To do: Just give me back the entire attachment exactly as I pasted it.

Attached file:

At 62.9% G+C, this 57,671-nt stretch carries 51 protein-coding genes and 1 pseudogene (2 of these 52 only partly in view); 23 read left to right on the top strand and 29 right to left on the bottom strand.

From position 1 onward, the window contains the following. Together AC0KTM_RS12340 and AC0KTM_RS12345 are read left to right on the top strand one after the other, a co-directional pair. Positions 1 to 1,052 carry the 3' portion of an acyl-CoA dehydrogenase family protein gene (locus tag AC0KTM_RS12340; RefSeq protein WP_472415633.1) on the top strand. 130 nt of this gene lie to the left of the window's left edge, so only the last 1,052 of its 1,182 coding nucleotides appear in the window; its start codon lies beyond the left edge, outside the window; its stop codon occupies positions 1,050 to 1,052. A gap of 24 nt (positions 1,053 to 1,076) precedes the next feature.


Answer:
At 62.9% G+C, this 57,671-nt stretch carries 51 protein-coding genes and 1 pseudogene (2 of these 52 only partly in view); 23 read left to right on the top strand and 29 right to left on the bottom strand.

From position 1 onward, the window contains the following. Together AC0KTM_RS12340 and AC0KTM_RS12345 are read left to right on the top strand one after the other, a co-directional pair. Positions 1 to 1,052 carry the 3' portion of an acyl-CoA dehydrogenase family protein gene (locus tag AC0KTM_RS12340; RefSeq protein WP_472415633.1) on the top strand. 130 nt of this gene lie to the left of the window's left edge, so only the last 1,052 of its 1,182 coding nucleotides appear in the window; its start codon lies beyond the left edge, outside the window; its stop codon occupies positions 1,050 to 1,052. A gap of 24 nt (positions 1,053 to 1,076) precedes the next feature.